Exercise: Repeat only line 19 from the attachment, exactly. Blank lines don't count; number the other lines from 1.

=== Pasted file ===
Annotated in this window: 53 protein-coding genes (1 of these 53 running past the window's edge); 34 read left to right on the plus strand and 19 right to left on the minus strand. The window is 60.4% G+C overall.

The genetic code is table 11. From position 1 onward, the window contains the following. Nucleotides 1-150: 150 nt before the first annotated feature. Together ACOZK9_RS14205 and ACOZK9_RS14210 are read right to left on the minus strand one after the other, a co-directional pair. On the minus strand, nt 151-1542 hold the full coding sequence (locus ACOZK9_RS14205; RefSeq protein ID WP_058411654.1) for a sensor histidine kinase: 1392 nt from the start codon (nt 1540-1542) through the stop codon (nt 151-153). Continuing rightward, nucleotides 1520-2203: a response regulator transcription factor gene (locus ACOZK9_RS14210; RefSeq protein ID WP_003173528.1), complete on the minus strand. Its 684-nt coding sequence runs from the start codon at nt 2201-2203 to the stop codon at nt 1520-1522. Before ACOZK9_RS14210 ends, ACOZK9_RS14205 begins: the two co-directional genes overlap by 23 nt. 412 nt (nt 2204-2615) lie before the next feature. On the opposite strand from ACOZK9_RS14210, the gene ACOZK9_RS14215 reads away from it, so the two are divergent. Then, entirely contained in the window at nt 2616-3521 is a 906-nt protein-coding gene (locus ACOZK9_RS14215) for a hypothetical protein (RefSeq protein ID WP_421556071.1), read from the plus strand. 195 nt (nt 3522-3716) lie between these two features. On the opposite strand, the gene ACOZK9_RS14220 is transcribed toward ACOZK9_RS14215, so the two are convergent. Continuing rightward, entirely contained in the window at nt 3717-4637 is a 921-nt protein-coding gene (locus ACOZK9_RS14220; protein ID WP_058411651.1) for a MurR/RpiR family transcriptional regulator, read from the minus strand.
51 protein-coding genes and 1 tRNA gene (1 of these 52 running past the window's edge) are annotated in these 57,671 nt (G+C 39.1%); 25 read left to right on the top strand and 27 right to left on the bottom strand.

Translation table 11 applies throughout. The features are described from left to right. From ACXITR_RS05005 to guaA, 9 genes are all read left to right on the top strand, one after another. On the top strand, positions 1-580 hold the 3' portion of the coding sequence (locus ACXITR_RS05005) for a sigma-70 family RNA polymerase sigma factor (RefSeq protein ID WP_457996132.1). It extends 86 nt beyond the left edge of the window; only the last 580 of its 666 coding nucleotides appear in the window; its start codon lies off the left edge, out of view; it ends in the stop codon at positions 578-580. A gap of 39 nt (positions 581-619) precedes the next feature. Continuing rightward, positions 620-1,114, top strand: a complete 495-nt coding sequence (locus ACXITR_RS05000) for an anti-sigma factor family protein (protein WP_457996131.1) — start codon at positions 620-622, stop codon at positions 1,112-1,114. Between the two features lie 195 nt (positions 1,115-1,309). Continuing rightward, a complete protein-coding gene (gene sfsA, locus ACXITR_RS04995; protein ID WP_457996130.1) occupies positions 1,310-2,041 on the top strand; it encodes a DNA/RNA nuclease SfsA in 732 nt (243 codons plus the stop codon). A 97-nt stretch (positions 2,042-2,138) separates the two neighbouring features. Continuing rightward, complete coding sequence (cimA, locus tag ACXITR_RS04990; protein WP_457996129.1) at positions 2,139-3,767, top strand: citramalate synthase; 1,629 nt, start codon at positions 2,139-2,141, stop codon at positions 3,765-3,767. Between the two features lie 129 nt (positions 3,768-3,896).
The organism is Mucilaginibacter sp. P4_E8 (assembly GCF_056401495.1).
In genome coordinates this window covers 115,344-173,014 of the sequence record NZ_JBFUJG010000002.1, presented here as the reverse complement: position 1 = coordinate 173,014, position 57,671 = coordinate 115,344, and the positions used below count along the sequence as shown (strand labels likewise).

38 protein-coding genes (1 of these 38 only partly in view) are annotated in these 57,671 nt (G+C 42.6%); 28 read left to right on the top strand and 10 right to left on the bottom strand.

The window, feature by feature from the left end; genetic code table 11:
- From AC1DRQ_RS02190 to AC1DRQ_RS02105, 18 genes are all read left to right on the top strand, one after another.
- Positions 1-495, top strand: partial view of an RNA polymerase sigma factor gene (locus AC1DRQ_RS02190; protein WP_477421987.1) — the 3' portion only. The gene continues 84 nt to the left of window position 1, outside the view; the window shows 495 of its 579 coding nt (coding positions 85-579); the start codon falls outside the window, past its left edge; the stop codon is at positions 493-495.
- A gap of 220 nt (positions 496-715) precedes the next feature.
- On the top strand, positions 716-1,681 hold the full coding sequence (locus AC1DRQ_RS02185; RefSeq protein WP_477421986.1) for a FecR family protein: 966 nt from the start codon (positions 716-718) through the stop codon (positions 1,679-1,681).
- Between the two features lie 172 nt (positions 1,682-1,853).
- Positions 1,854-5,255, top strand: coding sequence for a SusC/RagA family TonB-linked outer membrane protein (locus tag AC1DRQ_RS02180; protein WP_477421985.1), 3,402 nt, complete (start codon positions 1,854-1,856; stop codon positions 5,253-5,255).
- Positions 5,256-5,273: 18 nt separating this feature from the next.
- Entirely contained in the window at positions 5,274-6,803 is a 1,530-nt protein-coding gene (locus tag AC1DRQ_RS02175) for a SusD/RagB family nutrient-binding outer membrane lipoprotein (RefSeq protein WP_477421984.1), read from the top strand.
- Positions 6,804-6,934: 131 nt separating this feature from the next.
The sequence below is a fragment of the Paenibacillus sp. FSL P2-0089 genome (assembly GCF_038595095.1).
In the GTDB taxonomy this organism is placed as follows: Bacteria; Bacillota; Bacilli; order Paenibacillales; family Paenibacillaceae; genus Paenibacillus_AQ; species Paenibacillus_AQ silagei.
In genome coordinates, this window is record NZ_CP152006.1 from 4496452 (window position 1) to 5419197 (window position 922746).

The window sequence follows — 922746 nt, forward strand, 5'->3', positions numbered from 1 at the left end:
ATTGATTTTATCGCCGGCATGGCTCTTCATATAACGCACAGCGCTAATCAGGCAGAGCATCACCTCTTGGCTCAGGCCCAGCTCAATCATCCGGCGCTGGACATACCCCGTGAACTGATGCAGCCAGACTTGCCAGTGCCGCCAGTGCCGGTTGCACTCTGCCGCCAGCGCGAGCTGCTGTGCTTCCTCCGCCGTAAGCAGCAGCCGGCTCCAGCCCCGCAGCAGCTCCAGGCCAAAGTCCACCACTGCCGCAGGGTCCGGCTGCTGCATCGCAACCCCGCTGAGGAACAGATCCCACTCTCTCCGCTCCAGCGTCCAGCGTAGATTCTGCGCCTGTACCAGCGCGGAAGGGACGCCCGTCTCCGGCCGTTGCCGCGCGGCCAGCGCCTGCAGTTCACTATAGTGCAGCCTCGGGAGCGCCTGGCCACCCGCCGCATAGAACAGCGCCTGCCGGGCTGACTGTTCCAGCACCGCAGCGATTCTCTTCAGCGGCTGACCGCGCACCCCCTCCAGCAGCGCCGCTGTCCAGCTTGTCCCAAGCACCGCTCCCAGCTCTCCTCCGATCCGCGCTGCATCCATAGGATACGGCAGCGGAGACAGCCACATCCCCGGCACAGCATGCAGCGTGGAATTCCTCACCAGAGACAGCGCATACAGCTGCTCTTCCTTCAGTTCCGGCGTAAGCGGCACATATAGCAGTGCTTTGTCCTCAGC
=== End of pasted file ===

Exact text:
In the GTDB taxonomy this organism is placed as follows: Bacteria; Bacillota; Bacilli; order Paenibacillales; family Paenibacillaceae; genus Paenibacillus_AQ; species Paenibacillus_AQ silagei.